Taxes are one of the most confusing areas of the law. Whether this is intentional or not is subject to much debate, but one thing is certain – if you are able to play the game correctly, you can save yourself (and your heirs) lots of money.
Many people get confused by terms like “step up in basis,” when in reality it shouldn’t be that confusing. But then again, that is easy for me to say, I get paid to give legal advice including, from time to time, basic advice about taxes.
What is a Capital Gain?
Before we talk about what a step up in basis is, you need to understand the capital gains tax. Because when you receive a step up in basis, you are avoiding paying capital gains taxes.
A capital gains tax is the tax you pay when you sell an asset. This asset could be stocks, bonds, real estate, options, or any other security or asset. The tax is calculated by subtracting the amount you paid for the asset (i.e. your basis) from the amount you sold the asset for and multiplying your “gain” by the capital gains rate.
The capital gains rate will vary depending on how long you held the asset.
If you held the asset less than a year, you will pay a short-term capital gains rate and if you held it longer than a year, you would pay a long-term capital gains rate.
The rates will vary over time, but generally speaking, short-term rates are higher than long-term capital gains tax rates. This gives people an incentive to hold assets for longer than one year.
What is a Step Up in Basis?
A step up in basis is exactly what it sounds like, it’s an increase in the basis (i.e. the amount you paid) of an asset that happens when someone dies and transfers that asset to an heir.
What is effectively happening is that you are increasing the basis in the property and decreasing the capital gain for the person who inherits the property from you.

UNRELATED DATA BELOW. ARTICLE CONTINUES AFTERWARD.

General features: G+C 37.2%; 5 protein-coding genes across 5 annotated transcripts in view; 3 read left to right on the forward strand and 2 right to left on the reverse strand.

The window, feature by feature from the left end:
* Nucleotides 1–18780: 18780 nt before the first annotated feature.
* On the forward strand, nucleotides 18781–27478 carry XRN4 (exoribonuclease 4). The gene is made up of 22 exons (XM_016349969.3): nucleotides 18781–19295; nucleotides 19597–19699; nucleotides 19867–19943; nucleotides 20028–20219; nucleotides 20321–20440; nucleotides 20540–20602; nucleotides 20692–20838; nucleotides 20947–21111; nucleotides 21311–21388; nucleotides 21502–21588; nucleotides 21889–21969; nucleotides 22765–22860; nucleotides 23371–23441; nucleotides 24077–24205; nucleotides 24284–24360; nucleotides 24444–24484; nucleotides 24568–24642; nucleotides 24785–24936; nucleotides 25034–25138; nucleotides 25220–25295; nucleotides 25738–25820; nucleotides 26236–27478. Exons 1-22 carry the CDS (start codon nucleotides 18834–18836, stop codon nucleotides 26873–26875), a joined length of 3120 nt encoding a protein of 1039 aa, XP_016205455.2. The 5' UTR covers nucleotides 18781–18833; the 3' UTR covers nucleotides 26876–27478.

Can you see how powerful this is?
Maybe an example will help.
Let’s say you purchased $10,000 worth of Apple stock way back in the 90’s when it was trading around $1. (I’m not kidding, look it up, it was trading at 62 cents on May 9, 1997 – twenty years ago today).
Your $10,000 would have bought you 16,129 shares (split adjusted). Yesterday Apple closed at $153.01, making your original investment worth approximately $2.5 million today. If you decided to sell those shares today, you would incur a 15% capital gains tax rate on that sale, or $375,000.
Quite a tax hit, huh?
Here’s where the step up in basis comes into play.
Let’s say you passed away and gave those shares to your children. Their basis would “step up” to today’s share price of $153.01. Now, your children could sell those shares and wouldn’t have to pay any taxes at all.
Not all assets qualify for a step up in basis. Retirement accounts such as IRA’s and 401(k)’s do not receive a step-up in basis, nor do bypass trusts.
But other assets, such as low-basis stock held in an individual account, your family home that was purchased thirty years ago, or even the family business that was started with a small loan and is now worth millions could all qualify for a step up in basis.
As you can see, effectively using a step up in basis is a tremendous estate planning tool.
Have more questions about a step up in basis?
Contact Cary estate planning attorney James Hart at 919-460-5422 to set up a planning session to learn how you can use a step up in basis to preserve your family’s wealth. Alternatively, you can fill out our contact form by clicking here.